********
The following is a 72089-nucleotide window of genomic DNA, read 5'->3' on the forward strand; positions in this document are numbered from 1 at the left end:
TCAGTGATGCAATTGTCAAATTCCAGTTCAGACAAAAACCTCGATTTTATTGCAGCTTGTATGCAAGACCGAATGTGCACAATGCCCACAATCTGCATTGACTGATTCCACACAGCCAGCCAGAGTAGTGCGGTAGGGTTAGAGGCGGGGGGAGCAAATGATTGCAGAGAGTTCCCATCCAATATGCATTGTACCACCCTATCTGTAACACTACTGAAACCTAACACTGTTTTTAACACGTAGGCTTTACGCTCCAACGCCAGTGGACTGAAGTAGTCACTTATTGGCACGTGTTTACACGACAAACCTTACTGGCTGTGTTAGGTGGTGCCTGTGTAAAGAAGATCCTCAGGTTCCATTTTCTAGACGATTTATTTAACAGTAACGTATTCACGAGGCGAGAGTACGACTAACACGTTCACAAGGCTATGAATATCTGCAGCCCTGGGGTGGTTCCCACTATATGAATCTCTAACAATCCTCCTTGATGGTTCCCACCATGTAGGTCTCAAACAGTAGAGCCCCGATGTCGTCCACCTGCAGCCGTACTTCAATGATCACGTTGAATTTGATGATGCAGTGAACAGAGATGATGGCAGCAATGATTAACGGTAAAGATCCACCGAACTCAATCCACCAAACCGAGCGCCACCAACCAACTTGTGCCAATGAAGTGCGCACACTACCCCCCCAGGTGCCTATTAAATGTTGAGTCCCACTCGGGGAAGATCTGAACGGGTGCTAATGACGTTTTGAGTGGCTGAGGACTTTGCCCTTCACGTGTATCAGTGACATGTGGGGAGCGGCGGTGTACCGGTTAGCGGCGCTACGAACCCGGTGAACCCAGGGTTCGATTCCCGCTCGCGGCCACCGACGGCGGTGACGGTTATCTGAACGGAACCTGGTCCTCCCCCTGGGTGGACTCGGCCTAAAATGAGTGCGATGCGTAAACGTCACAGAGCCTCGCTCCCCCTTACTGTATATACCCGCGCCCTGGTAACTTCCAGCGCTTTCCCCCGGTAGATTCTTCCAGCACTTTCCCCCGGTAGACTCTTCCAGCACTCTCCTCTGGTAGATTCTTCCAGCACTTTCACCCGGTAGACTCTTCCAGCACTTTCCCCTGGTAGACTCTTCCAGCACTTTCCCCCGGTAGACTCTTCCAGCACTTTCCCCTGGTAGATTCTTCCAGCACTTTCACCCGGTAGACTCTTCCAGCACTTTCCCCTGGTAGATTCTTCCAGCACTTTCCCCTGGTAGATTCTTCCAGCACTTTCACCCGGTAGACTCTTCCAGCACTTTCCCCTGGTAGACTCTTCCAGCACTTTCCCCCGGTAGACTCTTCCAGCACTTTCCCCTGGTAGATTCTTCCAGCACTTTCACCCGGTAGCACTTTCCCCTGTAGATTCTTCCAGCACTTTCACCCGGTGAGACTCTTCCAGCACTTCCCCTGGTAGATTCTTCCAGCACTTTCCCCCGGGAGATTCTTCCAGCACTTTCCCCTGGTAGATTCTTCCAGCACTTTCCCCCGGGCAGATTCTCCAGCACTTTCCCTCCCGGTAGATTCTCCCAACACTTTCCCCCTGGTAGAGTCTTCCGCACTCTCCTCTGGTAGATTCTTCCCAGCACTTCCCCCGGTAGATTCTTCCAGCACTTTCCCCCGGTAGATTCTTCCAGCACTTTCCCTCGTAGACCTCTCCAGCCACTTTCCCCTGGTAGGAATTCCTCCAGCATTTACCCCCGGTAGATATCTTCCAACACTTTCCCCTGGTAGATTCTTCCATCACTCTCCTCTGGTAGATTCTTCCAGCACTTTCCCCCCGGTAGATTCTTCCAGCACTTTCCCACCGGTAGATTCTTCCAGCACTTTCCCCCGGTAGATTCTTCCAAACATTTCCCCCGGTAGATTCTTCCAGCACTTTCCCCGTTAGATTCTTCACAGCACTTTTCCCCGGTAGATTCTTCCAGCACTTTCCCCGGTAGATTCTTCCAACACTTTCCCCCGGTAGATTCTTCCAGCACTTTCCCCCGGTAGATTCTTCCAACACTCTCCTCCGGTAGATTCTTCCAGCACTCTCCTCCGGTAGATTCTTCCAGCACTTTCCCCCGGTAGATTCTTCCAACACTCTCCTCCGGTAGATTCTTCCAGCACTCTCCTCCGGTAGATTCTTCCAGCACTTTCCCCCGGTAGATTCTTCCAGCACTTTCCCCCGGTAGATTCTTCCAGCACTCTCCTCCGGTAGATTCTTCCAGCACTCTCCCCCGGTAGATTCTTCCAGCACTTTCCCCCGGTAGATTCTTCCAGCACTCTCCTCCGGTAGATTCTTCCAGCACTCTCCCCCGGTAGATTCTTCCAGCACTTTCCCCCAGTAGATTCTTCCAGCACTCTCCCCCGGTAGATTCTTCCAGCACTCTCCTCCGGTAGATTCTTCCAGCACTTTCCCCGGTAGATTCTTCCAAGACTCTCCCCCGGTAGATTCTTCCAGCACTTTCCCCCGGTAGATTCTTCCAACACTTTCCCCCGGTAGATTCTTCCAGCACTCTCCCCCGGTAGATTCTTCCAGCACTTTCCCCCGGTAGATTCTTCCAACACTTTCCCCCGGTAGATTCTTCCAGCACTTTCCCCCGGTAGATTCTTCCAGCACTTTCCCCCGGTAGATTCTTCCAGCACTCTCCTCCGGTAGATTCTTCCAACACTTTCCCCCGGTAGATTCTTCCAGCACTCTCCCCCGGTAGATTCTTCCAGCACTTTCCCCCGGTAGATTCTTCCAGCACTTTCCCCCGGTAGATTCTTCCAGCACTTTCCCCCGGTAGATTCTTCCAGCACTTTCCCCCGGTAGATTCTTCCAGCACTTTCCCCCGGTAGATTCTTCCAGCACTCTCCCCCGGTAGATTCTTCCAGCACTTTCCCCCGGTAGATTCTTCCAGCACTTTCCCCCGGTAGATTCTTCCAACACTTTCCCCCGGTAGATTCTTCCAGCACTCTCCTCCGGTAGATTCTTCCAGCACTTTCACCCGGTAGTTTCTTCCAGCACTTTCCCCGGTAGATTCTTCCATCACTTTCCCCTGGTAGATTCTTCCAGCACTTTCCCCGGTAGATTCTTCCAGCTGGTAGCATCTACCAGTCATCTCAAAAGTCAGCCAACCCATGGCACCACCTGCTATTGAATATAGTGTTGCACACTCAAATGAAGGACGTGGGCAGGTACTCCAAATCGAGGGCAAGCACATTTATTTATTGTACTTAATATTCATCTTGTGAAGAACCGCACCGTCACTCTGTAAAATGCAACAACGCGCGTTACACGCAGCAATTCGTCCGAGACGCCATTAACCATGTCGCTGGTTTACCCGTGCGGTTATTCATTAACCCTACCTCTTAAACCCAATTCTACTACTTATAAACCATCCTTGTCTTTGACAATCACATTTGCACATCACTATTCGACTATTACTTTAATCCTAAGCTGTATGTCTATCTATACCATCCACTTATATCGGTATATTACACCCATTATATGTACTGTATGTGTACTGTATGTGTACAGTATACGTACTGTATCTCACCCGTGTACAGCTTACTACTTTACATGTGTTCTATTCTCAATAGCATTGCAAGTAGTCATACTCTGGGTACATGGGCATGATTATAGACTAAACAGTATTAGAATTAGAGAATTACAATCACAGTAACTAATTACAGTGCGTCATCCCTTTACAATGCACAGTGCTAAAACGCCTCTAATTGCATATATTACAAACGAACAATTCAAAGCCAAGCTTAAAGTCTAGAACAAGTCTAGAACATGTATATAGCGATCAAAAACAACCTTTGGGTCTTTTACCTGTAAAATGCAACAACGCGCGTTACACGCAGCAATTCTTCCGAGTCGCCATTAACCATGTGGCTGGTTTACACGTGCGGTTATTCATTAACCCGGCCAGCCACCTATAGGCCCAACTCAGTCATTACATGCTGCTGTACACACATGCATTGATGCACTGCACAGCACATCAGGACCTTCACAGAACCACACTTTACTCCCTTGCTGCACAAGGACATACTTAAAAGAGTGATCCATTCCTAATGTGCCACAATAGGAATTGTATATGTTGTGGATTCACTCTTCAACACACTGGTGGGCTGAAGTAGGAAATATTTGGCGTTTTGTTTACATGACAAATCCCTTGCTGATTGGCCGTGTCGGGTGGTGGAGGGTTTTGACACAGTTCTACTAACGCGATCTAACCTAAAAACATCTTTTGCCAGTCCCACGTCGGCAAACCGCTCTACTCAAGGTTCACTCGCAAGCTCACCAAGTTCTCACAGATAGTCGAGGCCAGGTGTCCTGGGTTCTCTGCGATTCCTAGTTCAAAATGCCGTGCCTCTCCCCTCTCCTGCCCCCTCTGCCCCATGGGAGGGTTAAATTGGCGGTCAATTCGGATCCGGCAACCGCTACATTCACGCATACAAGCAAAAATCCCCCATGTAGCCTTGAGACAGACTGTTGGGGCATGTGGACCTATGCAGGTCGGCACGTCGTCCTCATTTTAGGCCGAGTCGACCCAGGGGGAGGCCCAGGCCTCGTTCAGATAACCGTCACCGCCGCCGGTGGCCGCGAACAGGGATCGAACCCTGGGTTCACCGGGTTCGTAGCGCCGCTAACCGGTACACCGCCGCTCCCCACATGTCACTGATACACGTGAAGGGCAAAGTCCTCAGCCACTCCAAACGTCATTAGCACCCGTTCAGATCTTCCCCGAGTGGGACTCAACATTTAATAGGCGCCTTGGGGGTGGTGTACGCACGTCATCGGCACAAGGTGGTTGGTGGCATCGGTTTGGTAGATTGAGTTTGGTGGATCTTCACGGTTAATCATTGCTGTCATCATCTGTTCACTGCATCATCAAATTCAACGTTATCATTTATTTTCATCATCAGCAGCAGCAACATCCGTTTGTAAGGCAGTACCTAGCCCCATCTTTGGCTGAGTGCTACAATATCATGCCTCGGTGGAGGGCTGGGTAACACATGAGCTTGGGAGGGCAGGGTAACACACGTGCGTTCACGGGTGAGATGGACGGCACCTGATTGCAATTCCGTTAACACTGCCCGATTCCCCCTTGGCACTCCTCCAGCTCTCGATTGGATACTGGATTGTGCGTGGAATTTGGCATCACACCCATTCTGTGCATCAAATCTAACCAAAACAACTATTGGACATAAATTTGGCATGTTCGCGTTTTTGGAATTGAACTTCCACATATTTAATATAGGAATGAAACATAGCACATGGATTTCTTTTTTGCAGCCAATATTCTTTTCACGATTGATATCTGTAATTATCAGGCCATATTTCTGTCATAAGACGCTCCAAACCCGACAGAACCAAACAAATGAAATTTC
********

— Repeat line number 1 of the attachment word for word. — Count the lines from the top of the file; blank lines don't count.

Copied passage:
The following is a 72089-nucleotide window of genomic DNA, read 5'->3' on the forward strand; positions in this document are numbered from 1 at the left end: